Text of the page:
Studying and learning with Guruji however, is joyful, especially if the subject is Kashmir Shaivism. There is an inherent aliveness in Shaivite texts. But even Patanjali and Vedanta are pleasurable. Guruji has always taught from esoteric yogic texts with humour and warmth. He had the capacity to make clear the hidden meaning in the aphorisms. He fields questions with sensitivity and wisdom; he invites discussion, objections and skepticism.
When I first started studying these texts with him I was surprised that I could understand even the most mysterious ones. Naturally I have my own quirky way of relating to them. But that is the greatness of learning with the Guru. A wise teacher will encourage a student to take what makes sense, and discard what doesn’t. When learning with the Guru I feel the presence of God and the meaning becomes clear.
In his book Satsang with Baba, Baba said:
The Guru’s feet refer to the Being in whom the Guru stands rooted, and that Being is the Supreme Being, and that Being is the highest truth. The source of worship is the state of the inner centre in which the mind completely merges in meditation. The water of the Guru’s feet flows from the Guru to the disciple. When one attains the state beyond the distinction of you and me, beyond the distinction of mine and thine, outer and inner, Guru and disciple, then one can drink this nectar, the water of Guru’s feet.
Baba goes on to say that when a disciple merges with the Guru principle he or she becomes one with the source of stability, where the Guru’s Consciousness is anchored. That is worship, that is the source of love, that is oneness with the divine.
A disciple of a Hassidic master said:
‘I don’t come to listen to him speak, I come to watch him tie his shoe laces.’
I go to soak up Guru’s grace.
Sitting with the Guru is darshan. In darshan an alchemical synergy flows between the Guru and the disciple. It is a more intimate experience of Satsang. Like Satsang, it ignites the experience of God, the Self, and divine love. Shakti moves between guru and disciple in a Tantric flow of blissful energy. The Guru transmits grace and the disciple receives grace. This is the experience available to us when we sit with a true Guru.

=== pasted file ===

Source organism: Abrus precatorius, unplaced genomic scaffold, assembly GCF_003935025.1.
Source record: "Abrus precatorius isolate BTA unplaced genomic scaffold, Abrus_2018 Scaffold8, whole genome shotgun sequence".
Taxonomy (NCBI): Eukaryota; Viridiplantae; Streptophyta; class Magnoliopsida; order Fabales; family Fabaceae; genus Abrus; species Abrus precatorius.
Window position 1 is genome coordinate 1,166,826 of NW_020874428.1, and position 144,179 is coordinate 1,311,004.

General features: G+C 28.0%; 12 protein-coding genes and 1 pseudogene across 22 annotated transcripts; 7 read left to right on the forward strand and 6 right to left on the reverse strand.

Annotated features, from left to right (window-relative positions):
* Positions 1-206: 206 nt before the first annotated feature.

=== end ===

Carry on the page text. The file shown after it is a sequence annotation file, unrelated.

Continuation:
Once in Baba’s Ganeshpuri ashram in the early morning I was working in the courtyard. My shift finished and I sat to meditate. Baba was sitting on his perch. His perch was like a shelf, with room only for him, some precious photos, his peacock feathers, some statues and other gifts to give away. He routinely sat here. Managers, devotees and ashramites would come and speak to him.
As soon as I sat the electric current of the Shakti moved between us. No words were necessary. I was one with him; he was my very own Self. People approached, spoke to him and walked away. These movements did not disturb the divinity that connected us. We were one being. The intimacy, love and acceptance was beautiful. I thought only about God and the present moment. I relished the love for about half an hour. Slowly as more people came my mind became distracted and I lost the thread. I still felt the connection but it was less intimate.